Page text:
Cheers to you Dor! MJ

  4. My company downsized from 400 to 200 but my (very small) department wasn’t touched. We had a lot more work to do administering packages, counseling departing employees and reworking org charts. I remember a manager saying to me after laying off 2/3rds of his department “I don’t want to ever do that again.” Sadly, he was gone in two years. As my retirement approached I “downsized” myself promoting one of my staff to take over with two others. It was hectic, exciting, frightening, sad and very different. Good luck to you.

    • wow – I can’t imagine being on the HR side of this ~ that must have been tough on you!

      There are good things occurring – new opportunities and promotions – some do well with that. But there are others who just can’t move for family reasons and so they’re finding themselves with tough choices. I know it will all work out eventually but this amount of change this fast shakes the organization and then some.

      thanks for your kind words! MJ

      • It was both exciting and frightening. I was with the managers making job-no job decisions for people. There was a fallout afterward as some of the people we kept were to scared to stay (fear of further layoffs). Eventually we lost the people who needed security and hired people who were risk takers and it did settle out. It wasn’t a surprise to anyone at the time as the company wasn’t doing well. Any change is hard. Sweeping change is catatonic.

      • this was a very helpful comment, Kate, thank you. You’re right — sweeping change is difficult. I’m hanging on and leaning in! MJ

  5. I’m so sorry MJ. I suppose one could say that life is a journey but it rings hollow on so many levels at a time like this. Take care of yourself and keep us posted.
    R

    • It’s a journey all right – I’m glad I have a seat belt!

      Lots of people moving around, some staying, some going. Not everything gets announced so sometimes we find out about changes/departures long after the fact. That makes it challenging for sure.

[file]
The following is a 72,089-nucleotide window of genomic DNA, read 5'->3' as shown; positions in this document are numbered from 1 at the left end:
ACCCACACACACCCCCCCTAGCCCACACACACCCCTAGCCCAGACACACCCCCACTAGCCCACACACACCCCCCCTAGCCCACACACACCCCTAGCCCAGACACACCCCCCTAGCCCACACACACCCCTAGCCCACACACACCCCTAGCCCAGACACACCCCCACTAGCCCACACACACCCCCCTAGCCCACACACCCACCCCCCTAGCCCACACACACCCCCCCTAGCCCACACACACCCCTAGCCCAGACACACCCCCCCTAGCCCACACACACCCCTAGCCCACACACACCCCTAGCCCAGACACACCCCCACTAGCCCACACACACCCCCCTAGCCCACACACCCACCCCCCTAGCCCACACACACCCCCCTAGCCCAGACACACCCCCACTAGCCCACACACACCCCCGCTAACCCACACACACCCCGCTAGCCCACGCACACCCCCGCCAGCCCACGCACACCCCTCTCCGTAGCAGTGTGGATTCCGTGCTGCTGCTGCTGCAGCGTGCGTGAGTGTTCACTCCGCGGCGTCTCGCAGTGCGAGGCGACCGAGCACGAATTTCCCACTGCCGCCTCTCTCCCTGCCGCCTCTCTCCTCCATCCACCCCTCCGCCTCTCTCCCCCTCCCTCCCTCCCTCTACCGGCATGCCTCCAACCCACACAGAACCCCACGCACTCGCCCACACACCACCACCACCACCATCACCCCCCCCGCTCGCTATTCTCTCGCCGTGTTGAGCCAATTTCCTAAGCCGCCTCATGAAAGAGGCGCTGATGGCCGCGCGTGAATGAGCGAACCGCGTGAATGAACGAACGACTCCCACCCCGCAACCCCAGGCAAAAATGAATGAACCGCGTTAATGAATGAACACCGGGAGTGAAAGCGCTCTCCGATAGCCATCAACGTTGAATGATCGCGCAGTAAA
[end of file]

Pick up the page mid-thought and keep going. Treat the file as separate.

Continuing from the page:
Thanks for weighing in RR, MJ

  6. I’m so sorry to hear you’re going through this. I’ve been on this journey a few times, holding my breath, hoping I still have a job when all is said and done, and sadly watching as others pack up their things and leave. Unfortunately, it’s such a common occurrence these days.

    After my company’s last big layoff, we were purchased by a larger company and became their affiliate. I’m now officially an employee of the larger company and there are a lot of reorganizations, but no downsizing. There is more work than people to do it, it seems. I’ll take this over the other!

    • Thank you, Tee. I remembered you had gone through this as well and it is helpful to hear others experiences. I know things have a way of working out ~ and as you know, even when you’re not directly impacted, you’re still impacted!

      I’m glad you are in a good place now 🙂 MJ

  7. Hey MJ…it’s been a while, so I’m out of touch with what’s going on…sorry to hear about the new “normal” but happy for you that you survived…although being a survivor can be difficult too, as you well describe. Hoping good things to come for you and your fellow survivors, and brighter days ahead! ~ Sheila